B.O.T.A. Tarot Reviews
Almost similar enough to the Rider-Waite to be classed as a clone deck, The Builders of the Adytum Tarot is printed in black and white only and is intended to be coloured by the user.
Paul Foster Case
Tarot Deck - 78 Cards - US Games
Review by Talisman
To start with, I had to look up "adytum" in a dictionary, which defines the word as the innermost room or shrine in certain old temples, to be entered only by a priest, or a sanctum.
So, there is a mystery tradition associated with this deck. Well, I'm here to talk about the deck I hold in my hand, and not the mysteries the deck may be about. I purchased my deck shrink wrapped, without a box and without a booklet. Just a deck of cards, which cost $7 (US).
Just a bit of background: The story is, every initiate in the seminal Hermetic Order of the Golden Dawn, the late 19th Century esoteric society, had to make a personal copy of the master Golden Dawn Tarot. Members of the order included Pamela Coleman-Smith, William Butler Yeats, Aleister Crowley, Arthur Edward Waite and Paul Foster Case. Three of them went on to publish their own decks and found new traditions: Crowley, Waite and Case. The B.O.T.A. is the deck created by Case.
This is a 78 card deck. In the Major Arcanum, Strength is 8 and Justice is 11. The suits are Wands, Cups, Swords and Pentacles. The court cards are King, Queen, Knight and Page. The majors and court cards are illustrated; the minors revert to the Marseilles tradition and are illustrated only with suit symbols. The art is black line drawings on a white background. The cards, whose corners are squared off and not rounded, are just a little heavier than index cards, or business cards. In fact, the backs of the cards, with a symbol in the center and the B.O.T.A. address printed at the bottom, look like over-sized business cards. The cards are 2 1/2" x 4 1/4" inches (6.5 x 11).
The Smith-Waite deck was first published in 1909, and the B.O.T.A. deck just a few years later. The cards in the Major Arcana are so similar, this might be the first Smith-Waite "clone." There are differences. The Death card, for example, depicts a skeleton walking through a wasteland past severed heads and body parts.
It seems this deck also is available with an instruction booklet written by Case and describing the cards and giving coloring instructions. I haven't seen this booklet. But, mystery tradition aside, if you want an original self-colored deck, why follow someone else's instructions?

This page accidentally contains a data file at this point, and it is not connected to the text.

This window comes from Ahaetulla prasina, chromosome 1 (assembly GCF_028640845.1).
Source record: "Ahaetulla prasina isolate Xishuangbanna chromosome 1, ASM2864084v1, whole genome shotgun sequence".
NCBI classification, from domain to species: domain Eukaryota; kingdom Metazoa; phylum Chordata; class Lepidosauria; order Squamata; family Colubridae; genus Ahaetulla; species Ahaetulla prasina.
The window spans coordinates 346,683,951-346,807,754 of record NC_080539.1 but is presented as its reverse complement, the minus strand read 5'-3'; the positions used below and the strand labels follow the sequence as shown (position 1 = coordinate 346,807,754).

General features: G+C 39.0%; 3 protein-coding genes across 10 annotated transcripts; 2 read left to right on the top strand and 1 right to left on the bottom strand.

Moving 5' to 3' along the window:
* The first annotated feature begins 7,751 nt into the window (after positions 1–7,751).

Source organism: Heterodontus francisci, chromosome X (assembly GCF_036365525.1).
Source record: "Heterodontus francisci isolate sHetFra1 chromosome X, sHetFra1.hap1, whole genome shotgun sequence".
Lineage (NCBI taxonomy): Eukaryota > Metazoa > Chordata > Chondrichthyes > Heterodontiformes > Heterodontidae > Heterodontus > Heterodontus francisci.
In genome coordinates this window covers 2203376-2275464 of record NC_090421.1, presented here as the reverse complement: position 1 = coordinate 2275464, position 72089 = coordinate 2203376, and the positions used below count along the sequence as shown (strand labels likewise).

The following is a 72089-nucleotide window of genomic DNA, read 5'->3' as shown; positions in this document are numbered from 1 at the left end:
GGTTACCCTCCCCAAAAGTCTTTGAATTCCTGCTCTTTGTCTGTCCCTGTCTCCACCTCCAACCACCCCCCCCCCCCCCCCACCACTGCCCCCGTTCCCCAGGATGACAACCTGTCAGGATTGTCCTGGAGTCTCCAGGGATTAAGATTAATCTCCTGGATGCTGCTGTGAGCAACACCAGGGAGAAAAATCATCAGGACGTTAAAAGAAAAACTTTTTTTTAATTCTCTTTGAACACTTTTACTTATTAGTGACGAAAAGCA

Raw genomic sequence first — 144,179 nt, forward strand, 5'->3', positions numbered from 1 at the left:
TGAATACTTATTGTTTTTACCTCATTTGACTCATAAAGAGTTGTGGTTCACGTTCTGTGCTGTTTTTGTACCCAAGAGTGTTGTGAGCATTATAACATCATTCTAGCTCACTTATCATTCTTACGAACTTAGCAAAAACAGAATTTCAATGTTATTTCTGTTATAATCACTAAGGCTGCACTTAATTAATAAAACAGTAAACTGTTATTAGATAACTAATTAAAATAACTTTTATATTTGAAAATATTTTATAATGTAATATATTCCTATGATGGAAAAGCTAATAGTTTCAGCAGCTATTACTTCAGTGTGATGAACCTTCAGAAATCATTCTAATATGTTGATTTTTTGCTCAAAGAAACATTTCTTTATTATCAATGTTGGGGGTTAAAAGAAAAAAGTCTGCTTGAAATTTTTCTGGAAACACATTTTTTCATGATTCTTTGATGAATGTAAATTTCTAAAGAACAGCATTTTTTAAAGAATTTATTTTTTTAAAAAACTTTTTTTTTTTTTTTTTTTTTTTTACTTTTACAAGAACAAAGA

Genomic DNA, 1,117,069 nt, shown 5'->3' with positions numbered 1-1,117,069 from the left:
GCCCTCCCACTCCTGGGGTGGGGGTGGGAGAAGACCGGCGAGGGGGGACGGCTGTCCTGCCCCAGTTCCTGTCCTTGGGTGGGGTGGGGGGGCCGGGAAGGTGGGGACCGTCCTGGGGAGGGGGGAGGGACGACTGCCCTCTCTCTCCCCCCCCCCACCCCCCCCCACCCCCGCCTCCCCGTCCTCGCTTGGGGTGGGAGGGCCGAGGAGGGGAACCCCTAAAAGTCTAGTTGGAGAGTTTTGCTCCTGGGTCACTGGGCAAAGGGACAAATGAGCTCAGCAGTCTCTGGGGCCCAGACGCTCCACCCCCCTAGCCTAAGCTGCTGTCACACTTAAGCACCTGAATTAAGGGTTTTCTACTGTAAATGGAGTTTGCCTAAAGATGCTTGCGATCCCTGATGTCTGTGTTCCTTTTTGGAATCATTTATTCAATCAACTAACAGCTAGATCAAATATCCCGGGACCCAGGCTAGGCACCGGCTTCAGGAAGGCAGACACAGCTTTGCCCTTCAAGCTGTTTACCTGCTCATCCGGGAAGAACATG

And, the fact that you can color this very inexpensive deck yourself, is one of its joys. Whether you use watercolors, watercolor pencils, Crayons, Magic Markers, or almost anything else, the flimsy card stock is sturdy enough to stand up to rigorous coloring. I find, when coloring in the tiny details on the cards, that I really think about the symbolism.
Here's a tip, whatever medium you use to color the cards. After they are colored, at art stores you can buy a fixitive spray. Do not spray this directly on the card -- you might end up with a squiggley mess. Instead, hold the card vertically, and spray parallel to it, so just the fine mist of overspray lands on the cards. And, since fixative in art stores is very expensive, try cheap, generic hair spray. It works!
I strongly recommend this deck for anyone who wants to try coloring their own Tarot deck.
I do not recommend B.O.T.A. for a reading deck. The black
and white line drawings are very dry. The deck would
not stand up to repeated shufflings.
Review by Tom Hutcheson
Case was the foremost Tarot interpreter of the 20th century. The only possible competitor is Crowley, who never intended any of his work to be easily accessible and whose methods are unsafe even for many who have already experienced cosmic consciousness.
Waite's and Case's Tarots are similar because they are both based on the Golden Dawn Tarot. Case's is later and more refined than Waite's. The major arcana of this deck was published uncolored in the original edition of his introductory work, "The Tarot: A Key to the Wisdom of the Ages," widely regarded as a highly profound work. By presenting the principles of Tarot construction explicitly and thoroughly, this book prepares students to begin to use Tarot as it was intended, as a gateway to higher consciousness.
Case was the first, and may be the only, initiate to publish a deck intended to be colored by the student, as was required in the Golden Dawn. Instruction for coloring this deck are available in the booklet "Highlights of Tarot" from Builders of the Adytum (www.bota.org).
Coloring each card while spending substantial time meditating on the points
raised in "The Tarot" is an excellent exercise for students at any level. The student will be following
Mathers, Waite, Crowley, Regardie, Yeats, and Fortune, as well as Case. No other deck allows, let alone
promotes, this kind of work or the benefits to be gained thereby.